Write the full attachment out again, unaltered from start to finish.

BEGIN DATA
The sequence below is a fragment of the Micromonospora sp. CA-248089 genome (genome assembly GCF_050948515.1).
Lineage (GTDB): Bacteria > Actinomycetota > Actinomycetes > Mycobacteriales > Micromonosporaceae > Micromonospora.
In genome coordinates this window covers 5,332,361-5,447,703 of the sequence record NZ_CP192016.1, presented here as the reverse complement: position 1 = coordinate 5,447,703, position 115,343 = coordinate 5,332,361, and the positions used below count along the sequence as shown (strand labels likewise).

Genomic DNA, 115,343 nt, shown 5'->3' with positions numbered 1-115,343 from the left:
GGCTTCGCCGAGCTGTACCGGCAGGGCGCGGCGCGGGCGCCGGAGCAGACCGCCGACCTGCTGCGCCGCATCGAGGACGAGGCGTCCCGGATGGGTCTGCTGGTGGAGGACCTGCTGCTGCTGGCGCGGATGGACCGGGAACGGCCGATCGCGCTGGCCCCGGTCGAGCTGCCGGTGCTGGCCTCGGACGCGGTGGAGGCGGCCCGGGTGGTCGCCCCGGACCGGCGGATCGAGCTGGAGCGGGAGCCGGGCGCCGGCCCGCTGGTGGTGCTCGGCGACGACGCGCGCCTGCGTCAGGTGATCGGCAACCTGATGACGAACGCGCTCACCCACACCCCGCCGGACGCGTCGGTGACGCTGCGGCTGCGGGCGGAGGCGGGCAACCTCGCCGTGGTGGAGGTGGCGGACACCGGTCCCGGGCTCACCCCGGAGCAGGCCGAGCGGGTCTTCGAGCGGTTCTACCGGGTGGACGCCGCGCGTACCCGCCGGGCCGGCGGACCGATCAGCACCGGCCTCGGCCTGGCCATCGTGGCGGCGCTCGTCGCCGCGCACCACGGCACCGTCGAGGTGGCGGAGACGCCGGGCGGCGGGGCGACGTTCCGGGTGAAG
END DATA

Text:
The sequence below is a fragment of the Micromonospora sp. CA-248089 genome (genome assembly GCF_050948515.1).
Lineage (GTDB): Bacteria > Actinomycetota > Actinomycetes > Mycobacteriales > Micromonosporaceae > Micromonospora.
In genome coordinates this window covers 5,332,361-5,447,703 of the sequence record NZ_CP192016.1, presented here as the reverse complement: position 1 = coordinate 5,447,703, position 115,343 = coordinate 5,332,361, and the positions used below count along the sequence as shown (strand labels likewise).

Genomic DNA, 115,343 nt, shown 5'->3' with positions numbered 1-115,343 from the left:
GGCTTCGCCGAGCTGTACCGGCAGGGCGCGGCGCGGGCGCCGGAGCAGACCGCCGACCTGCTGCGCCGCATCGAGGACGAGGCGTCCCGGATGGGTCTGCTGGTGGAGGACCTGCTGCTGCTGGCGCGGATGGACCGGGAACGGCCGATCGCGCTGGCCCCGGTCGAGCTGCCGGTGCTGGCCTCGGACGCGGTGGAGGCGGCCCGGGTGGTCGCCCCGGACCGGCGGATCGAGCTGGAGCGGGAGCCGGGCGCCGGCCCGCTGGTGGTGCTCGGCGACGACGCGCGCCTGCGTCAGGTGATCGGCAACCTGATGACGAACGCGCTCACCCACACCCCGCCGGACGCGTCGGTGACGCTGCGGCTGCGGGCGGAGGCGGGCAACCTCGCCGTGGTGGAGGTGGCGGACACCGGTCCCGGGCTCACCCCGGAGCAGGCCGAGCGGGTCTTCGAGCGGTTCTACCGGGTGGACGCCGCGCGTACCCGCCGGGCCGGCGGACCGATCAGCACCGGCCTCGGCCTGGCCATCGTGGCGGCGCTCGTCGCCGCGCACCACGGCACCGTCGAGGTGGCGGAGACGCCGGGCGGCGGGGCGACGTTCCGGGTGAAG